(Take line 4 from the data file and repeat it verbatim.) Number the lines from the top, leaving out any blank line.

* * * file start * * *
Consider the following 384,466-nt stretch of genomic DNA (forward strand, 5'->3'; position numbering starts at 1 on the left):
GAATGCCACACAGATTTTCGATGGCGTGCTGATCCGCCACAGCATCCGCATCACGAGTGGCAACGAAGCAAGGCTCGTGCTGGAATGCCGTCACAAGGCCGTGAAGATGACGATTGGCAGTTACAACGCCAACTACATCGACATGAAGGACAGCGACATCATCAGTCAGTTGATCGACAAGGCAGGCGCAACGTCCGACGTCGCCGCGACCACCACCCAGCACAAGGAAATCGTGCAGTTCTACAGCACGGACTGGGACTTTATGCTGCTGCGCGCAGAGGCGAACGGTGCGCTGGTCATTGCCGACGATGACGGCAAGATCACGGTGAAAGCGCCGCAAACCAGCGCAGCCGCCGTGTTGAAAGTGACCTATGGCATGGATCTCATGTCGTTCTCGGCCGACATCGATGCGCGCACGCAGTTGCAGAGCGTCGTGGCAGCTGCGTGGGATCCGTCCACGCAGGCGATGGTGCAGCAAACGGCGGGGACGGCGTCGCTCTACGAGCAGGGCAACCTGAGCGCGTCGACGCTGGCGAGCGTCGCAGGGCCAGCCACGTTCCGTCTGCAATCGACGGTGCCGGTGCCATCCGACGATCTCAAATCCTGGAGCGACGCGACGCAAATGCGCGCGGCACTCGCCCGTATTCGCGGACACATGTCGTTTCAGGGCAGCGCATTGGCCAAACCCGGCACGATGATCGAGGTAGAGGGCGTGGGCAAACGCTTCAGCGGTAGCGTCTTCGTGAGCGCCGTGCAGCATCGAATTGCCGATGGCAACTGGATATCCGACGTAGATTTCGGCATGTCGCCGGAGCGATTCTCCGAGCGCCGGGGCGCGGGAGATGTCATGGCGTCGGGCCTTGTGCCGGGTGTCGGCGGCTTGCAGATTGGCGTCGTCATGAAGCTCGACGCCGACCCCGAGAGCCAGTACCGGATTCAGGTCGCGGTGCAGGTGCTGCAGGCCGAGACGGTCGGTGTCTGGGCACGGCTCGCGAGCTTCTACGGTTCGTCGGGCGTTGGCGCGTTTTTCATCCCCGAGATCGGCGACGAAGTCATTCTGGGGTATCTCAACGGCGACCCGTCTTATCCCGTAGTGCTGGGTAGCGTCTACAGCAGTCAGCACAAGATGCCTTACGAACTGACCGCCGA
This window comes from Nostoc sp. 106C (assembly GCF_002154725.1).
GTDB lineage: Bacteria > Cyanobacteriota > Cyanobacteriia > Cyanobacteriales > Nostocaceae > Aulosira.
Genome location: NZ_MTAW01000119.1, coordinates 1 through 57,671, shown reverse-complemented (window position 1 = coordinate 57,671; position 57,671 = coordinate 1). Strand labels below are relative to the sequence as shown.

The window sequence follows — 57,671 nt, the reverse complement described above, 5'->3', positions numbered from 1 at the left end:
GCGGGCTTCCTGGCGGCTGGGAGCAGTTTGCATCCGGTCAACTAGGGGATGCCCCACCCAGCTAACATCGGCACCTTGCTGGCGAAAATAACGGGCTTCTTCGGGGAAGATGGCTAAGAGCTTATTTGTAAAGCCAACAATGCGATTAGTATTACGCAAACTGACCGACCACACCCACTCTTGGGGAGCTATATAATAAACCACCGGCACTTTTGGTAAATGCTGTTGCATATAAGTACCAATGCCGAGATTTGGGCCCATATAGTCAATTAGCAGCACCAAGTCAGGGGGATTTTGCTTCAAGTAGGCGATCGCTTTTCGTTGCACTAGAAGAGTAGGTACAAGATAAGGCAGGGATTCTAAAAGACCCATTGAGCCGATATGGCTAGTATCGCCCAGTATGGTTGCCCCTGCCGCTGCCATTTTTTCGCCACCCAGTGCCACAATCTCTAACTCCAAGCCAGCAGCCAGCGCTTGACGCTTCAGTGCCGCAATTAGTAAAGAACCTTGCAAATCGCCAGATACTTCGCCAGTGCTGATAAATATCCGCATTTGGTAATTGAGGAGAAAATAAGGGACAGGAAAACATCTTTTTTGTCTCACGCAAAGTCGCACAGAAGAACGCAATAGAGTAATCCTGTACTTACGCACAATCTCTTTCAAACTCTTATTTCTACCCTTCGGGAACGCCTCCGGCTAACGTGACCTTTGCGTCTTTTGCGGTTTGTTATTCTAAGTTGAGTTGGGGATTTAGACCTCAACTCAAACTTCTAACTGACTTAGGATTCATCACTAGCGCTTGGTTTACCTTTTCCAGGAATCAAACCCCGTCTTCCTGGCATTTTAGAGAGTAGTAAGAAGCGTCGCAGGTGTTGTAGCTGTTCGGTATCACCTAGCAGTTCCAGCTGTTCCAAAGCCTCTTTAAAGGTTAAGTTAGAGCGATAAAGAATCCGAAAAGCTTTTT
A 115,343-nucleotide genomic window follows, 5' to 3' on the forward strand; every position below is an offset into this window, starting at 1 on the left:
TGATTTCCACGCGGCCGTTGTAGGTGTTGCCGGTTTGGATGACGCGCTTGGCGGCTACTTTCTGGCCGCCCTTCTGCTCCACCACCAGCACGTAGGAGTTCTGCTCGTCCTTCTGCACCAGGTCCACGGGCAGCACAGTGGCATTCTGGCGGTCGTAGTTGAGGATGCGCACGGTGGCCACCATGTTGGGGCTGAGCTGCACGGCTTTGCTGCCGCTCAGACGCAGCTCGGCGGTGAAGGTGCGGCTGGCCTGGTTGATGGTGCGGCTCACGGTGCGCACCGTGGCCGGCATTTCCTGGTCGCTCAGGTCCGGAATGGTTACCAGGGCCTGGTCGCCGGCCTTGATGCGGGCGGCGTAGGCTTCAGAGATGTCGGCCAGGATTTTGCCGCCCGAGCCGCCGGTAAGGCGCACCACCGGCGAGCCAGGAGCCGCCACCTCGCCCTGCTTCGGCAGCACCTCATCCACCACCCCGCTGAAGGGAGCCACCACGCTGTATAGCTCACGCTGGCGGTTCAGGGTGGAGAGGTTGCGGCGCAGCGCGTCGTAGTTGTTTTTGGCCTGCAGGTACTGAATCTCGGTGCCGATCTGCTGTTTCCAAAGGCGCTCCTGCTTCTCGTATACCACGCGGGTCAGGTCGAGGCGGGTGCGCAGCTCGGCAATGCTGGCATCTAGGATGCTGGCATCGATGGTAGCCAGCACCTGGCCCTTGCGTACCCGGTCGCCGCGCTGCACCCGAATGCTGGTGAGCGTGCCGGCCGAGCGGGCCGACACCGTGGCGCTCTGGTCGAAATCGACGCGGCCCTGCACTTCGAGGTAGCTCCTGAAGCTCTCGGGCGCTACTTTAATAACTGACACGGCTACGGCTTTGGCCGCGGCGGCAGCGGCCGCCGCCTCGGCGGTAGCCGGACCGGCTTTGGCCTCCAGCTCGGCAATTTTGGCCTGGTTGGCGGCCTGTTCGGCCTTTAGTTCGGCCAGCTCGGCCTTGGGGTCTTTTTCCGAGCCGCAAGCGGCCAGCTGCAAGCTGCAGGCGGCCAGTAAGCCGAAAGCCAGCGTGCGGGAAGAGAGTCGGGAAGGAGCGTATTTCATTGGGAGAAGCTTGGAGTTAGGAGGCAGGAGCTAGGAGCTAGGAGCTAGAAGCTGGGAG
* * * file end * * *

GTDB lineage: Bacteria > Cyanobacteriota > Cyanobacteriia > Cyanobacteriales > Nostocaceae > Aulosira.